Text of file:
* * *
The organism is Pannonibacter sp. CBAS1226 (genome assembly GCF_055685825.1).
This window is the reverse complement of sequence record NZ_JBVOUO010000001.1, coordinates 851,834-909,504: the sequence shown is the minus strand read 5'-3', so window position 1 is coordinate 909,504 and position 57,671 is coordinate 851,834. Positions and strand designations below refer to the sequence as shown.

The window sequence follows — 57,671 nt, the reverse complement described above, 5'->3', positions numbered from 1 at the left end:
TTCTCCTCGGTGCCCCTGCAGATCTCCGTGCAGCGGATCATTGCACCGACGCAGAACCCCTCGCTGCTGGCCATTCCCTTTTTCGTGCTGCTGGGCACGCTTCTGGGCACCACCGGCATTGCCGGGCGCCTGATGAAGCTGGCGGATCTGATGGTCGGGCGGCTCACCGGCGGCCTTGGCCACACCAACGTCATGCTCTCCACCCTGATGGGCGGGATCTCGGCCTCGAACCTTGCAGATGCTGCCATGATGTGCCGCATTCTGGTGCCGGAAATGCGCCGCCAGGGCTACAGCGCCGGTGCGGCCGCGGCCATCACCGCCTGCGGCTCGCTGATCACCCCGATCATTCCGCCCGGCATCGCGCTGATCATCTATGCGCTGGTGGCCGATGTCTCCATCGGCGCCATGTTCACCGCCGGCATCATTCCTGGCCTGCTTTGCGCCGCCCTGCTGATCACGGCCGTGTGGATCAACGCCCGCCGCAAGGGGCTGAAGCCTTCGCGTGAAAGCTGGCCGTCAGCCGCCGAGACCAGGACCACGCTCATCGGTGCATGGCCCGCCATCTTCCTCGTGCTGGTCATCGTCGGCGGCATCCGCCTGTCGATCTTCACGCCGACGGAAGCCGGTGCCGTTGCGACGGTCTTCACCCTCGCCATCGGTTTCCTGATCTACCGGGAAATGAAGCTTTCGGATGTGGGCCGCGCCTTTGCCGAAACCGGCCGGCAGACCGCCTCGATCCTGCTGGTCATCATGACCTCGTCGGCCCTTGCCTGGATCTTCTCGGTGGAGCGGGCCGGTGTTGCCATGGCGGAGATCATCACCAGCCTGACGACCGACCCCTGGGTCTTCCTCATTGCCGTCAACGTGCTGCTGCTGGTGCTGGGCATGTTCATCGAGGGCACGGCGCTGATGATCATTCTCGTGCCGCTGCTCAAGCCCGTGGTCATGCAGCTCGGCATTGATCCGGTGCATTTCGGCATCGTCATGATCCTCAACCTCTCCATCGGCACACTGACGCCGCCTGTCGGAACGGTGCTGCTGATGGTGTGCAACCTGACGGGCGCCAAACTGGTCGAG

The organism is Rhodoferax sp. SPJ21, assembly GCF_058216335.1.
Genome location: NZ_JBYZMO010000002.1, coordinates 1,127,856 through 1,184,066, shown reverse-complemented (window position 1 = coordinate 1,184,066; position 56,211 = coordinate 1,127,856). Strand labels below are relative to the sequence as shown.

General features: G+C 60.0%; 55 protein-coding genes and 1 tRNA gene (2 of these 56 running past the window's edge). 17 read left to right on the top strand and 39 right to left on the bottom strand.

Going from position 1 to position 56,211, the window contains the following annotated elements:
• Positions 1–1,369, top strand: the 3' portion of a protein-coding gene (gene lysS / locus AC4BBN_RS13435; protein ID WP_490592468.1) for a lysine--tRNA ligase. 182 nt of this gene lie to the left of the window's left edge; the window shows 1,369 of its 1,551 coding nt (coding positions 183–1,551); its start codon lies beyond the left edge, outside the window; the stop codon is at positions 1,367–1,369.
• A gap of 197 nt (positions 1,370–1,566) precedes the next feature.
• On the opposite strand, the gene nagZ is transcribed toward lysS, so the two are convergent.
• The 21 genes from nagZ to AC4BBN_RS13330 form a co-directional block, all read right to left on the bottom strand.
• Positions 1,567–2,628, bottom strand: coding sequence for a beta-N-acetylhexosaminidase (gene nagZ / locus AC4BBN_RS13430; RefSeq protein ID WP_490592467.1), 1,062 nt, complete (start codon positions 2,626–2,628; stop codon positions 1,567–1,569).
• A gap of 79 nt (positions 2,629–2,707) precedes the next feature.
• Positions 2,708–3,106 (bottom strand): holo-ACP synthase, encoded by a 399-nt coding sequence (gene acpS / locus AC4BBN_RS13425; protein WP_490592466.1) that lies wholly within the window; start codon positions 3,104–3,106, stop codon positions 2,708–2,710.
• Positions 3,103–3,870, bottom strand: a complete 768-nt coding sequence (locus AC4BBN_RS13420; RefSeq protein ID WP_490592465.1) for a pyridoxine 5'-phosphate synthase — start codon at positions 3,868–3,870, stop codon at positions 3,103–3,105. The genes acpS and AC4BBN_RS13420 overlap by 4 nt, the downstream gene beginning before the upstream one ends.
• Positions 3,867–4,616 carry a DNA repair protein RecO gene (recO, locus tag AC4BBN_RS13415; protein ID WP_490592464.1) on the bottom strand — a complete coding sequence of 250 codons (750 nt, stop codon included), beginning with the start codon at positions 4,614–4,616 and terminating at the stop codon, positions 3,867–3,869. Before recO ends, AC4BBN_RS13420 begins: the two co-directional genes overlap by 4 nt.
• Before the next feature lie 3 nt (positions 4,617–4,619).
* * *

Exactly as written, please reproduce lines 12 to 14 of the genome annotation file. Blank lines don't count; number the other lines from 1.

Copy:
• The 21 genes from nagZ to AC4BBN_RS13330 form a co-directional block, all read right to left on the bottom strand.
• Positions 1,567–2,628, bottom strand: coding sequence for a beta-N-acetylhexosaminidase (gene nagZ / locus AC4BBN_RS13430; RefSeq protein ID WP_490592467.1), 1,062 nt, complete (start codon positions 2,626–2,628; stop codon positions 1,567–1,569).
• A gap of 79 nt (positions 2,629–2,707) precedes the next feature.